Dir: Tom Dolby | Cast: Lena Olin, Bruce Dern, Juliet Rylance, Avan Jogia, Stephanie Powers, Catherine Curtin, Tonya Pinkins, Caryn West, Ravi Cabot-Conyers | US Drama
Dementia is not a happy affliction so Tom Dolby’s film is bound to make for painful viewing despite thoughtful turns from Bruce Dern who plays an ageing artist stumbling on the foothills of mental decline, and his wife Lena Olin who somehow gains strength from the experience.
Claire Smythson (Olin) is a sympathetic character who has sidelined her own painting career to support her husband, a renowned abstract artist Richard Smythson. And it all starts breezily with the two being interviewed as she snuggles up affectionately to her husband: “I create the art, and Claire creates the rest of our life.”
The drama plays along similar lines to The Wife which is a shame because you can’t help feeling a sense of deja vu despite Olin and Dern who are always enjoyable to watch and bring head-nodding subtext to their respective roles.
Dern is particularly good as the vulnerable ego-driven sweetheart who realises his life – and control – is ebbing away making him hit out and occasionally become obnoxious. He’s not as funny as he was in Nebraska, but this is inspired by Dolby’s own experience so his script is all the more personal (yet sketchy – despite involving two other writers).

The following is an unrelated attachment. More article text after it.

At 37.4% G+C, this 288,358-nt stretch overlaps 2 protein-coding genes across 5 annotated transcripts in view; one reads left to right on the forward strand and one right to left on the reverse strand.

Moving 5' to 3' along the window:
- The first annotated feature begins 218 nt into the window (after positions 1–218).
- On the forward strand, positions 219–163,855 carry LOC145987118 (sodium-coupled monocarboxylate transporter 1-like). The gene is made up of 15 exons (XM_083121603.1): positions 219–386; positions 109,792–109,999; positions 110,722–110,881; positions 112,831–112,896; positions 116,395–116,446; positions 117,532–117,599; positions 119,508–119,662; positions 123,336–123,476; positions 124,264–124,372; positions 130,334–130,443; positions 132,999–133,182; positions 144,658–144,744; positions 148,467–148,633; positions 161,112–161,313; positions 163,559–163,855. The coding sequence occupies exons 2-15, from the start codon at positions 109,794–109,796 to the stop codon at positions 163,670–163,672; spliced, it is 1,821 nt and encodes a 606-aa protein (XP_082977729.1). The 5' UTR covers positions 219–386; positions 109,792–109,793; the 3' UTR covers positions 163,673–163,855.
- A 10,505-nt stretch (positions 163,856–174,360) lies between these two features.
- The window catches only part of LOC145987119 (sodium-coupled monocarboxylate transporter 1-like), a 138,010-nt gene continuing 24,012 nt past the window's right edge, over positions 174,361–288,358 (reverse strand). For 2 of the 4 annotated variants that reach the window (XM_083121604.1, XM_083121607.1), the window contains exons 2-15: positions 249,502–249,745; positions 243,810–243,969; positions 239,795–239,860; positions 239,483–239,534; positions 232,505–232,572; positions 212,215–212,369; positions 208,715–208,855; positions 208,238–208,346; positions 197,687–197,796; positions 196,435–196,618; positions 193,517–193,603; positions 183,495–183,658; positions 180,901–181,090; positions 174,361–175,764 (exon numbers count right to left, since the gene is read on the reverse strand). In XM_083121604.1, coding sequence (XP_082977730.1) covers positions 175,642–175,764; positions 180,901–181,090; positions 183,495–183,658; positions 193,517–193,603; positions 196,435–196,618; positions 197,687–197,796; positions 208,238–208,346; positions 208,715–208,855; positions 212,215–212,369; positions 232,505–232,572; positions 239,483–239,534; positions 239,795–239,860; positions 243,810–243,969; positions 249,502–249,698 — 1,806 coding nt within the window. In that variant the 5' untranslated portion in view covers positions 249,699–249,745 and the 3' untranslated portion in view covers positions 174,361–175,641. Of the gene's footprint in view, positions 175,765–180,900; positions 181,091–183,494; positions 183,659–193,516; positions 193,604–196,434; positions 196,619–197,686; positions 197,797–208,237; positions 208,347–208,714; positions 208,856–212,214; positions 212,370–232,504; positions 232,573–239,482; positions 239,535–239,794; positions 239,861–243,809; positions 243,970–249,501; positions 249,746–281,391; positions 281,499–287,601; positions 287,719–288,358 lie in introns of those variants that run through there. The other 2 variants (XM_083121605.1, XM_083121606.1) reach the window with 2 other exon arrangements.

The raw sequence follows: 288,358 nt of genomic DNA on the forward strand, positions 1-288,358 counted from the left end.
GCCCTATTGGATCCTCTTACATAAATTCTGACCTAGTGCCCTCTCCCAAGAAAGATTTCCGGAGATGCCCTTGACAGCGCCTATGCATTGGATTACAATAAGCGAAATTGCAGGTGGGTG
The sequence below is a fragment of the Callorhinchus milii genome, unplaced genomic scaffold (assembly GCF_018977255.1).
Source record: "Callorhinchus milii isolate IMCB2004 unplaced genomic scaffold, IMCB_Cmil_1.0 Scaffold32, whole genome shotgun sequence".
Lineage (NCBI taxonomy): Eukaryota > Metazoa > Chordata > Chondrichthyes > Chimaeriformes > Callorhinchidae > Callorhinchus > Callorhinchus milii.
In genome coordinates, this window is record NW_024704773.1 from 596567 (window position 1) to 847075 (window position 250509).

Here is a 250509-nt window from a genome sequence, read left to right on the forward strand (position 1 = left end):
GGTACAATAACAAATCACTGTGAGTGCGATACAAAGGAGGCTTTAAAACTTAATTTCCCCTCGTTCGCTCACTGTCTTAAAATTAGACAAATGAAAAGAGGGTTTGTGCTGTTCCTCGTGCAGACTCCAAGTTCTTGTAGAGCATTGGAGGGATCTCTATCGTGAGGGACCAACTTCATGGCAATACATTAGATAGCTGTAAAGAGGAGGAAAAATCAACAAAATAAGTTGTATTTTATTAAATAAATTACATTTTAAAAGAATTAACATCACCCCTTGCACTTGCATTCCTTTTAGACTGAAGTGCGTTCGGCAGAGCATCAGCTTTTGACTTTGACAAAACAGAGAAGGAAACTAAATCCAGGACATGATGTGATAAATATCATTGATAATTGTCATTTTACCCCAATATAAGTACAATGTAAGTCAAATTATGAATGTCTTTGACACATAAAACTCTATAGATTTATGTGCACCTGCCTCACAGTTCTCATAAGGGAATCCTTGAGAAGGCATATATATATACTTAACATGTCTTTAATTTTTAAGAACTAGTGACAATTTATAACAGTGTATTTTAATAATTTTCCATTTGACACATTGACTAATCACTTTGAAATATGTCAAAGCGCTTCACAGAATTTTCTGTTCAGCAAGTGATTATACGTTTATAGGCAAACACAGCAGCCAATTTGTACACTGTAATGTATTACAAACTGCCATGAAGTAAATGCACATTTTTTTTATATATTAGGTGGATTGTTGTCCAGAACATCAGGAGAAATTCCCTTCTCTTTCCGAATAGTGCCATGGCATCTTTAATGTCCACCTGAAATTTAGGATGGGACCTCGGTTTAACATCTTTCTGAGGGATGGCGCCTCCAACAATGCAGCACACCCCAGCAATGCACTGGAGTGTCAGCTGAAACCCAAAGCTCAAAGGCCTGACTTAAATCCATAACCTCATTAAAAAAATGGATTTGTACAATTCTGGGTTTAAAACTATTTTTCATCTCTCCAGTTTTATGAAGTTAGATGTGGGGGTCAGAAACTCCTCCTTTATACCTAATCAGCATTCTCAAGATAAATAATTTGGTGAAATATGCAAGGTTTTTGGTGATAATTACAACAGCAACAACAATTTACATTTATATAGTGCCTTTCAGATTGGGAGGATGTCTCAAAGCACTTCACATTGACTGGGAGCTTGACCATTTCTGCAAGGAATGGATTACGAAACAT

Olin gets the surprisingly insightful role that sees her increasingly empowered to develop her own craft, and then there’s her prickly daughter in law Angela (Juliet Rylance) a lesbian who’s – predictably – ‘so busy’ and also has a child with her partner – but it’s a hapless “you were never there for me role” vis a vis her estranged father. There’s a bit of a romantic frisson between Angela’s nanny Danny (Jogia) and Claire but nothing happens.
The focus is Richard’s recent diagnosis which comes in the wake of some erratic behaviour. The timing couldn’t be worse as he’s preparing for a major show which also make things feel rather schematic.
Beautifully filmed in the Hamptons and occasionally moving despite its irritating score, this goes down easily – and predictably, there are no surprises. MT
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